Arvind Reddy, Elizabeth May, Murray Ehrinpreis, Milton Mutchnick, Division of Gastroenterology, Wayne State University, Detroit, MI 48201, United States.
To study the potential association between hepatocellular carcinoma (HCC) in patients with chronic hepatitis C (CHC), cirrhosis and latent hepatitis B (LHB) infection, defined as the absence of detectable serum hepatitis B surface antigen (HBsAg) and the presence of hepatitis B core antibody (HBcAb).
This retrospective analysis is comprised of 185 cirrhotic patients with HCC who were hepatitis C virus antibody (HCV Ab) (+) and HBsAg(-) at Wayne State University between 1999 and 2008. From these, 108 patients had HCV polymerase chain reaction confirmation of viremia while the remaining (77) were considered to have CHC on the basis of a positive HCV Ab and the absence of any other cause of liver disease. Controls were drawn from our institutional database from the same time period and consisted of 356 HBsAg(-) age, race and gender matched patients with HCV RNA-confirmed CHC and without evidence of HCC. A subgroup of controls included 118 matched patients with liver cirrhosis. χ(2) test and t test were used for data analysis.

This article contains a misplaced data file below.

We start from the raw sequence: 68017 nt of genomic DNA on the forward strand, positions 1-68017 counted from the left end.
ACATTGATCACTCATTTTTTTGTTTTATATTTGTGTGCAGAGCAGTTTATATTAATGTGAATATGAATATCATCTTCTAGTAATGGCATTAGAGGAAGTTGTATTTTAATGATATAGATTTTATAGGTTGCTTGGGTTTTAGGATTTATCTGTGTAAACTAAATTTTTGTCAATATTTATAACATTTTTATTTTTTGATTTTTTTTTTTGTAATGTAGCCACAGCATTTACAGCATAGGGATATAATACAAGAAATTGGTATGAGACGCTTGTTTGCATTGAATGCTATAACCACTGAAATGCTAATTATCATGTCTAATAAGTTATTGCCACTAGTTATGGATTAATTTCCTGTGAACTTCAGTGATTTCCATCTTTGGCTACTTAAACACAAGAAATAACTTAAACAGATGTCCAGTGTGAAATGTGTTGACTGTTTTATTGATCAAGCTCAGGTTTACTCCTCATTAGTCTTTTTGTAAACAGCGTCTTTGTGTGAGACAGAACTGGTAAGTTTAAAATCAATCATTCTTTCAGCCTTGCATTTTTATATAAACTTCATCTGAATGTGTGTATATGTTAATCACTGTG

Seventy-seven percent of patients in all 3 groups were African Americans. Patients with HCC had a significantly higher body mass index (P = 0.03), a higher rate of co-infection with human immunodeficiency virus (HIV) (P = 0.05) and a higher prevalence of alcohol abuse (P = 0.03) than the controls. More patients with HCC had LHB than controls (78% vs 39%, P = 0.01). Sixty three percent of patients with HCC were both hepatitis B surface antigen (HBsAb)(-) and HBcAb(+) compared to 23% of controls (P < 0.01). When compared to cirrhotic controls, the frequency of HBcAb(+) remained higher in patients with HCC (78% vs 45%, P = 0.02). Patients with HCC were more likely to be both HBsAb(-) and HBcAb(+) than the cirrhotic controls (63% vs 28%, P = 0.01). Although not statistically significant, 100% of CHC and HIV co-infected patients with HCC (n = 11) were HBcAb(+) when compared to controls (44%; n = 9).
These data suggest that LHB occurs at a significantly increased frequency in patients with CHC and HCC than in patients with CHC without HCC.